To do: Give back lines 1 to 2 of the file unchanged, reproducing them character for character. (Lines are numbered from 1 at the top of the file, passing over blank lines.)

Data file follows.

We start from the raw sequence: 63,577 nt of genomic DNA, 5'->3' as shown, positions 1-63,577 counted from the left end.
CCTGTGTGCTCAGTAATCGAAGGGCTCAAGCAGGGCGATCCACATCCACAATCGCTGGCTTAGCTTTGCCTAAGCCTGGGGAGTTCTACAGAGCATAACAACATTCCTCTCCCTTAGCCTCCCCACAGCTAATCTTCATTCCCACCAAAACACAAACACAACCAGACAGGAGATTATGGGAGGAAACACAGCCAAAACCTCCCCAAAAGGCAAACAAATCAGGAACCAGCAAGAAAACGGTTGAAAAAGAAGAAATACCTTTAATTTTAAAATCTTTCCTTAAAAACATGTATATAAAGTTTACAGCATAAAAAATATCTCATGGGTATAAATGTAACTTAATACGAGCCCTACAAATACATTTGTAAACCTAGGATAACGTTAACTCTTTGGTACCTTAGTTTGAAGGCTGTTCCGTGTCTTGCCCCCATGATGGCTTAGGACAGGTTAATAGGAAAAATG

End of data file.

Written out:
We start from the raw sequence: 63,577 nt of genomic DNA, 5'->3' as shown, positions 1-63,577 counted from the left end.
CCTGTGTGCTCAGTAATCGAAGGGCTCAAGCAGGGCGATCCACATCCACAATCGCTGGCTTAGCTTTGCCTAAGCCTGGGGAGTTCTACAGAGCATAACAACATTCCTCTCCCTTAGCCTCCCCACAGCTAATCTTCATTCCCACCAAAACACAAACACAACCAGACAGGAGATTATGGGAGGAAACACAGCCAAAACCTCCCCAAAAGGCAAACAAATCAGGAACCAGCAAGAAAACGGTTGAAAAAGAAGAAATACCTTTAATTTTAAAATCTTTCCTTAAAAACATGTATATAAAGTTTACAGCATAAAAAATATCTCATGGGTATAAATGTAACTTAATACGAGCCCTACAAATACATTTGTAAACCTAGGATAACGTTAACTCTTTGGTACCTTAGTTTGAAGGCTGTTCCGTGTCTTGCCCCCATGATGGCTTAGGACAGGTTAATAGGAAAAATG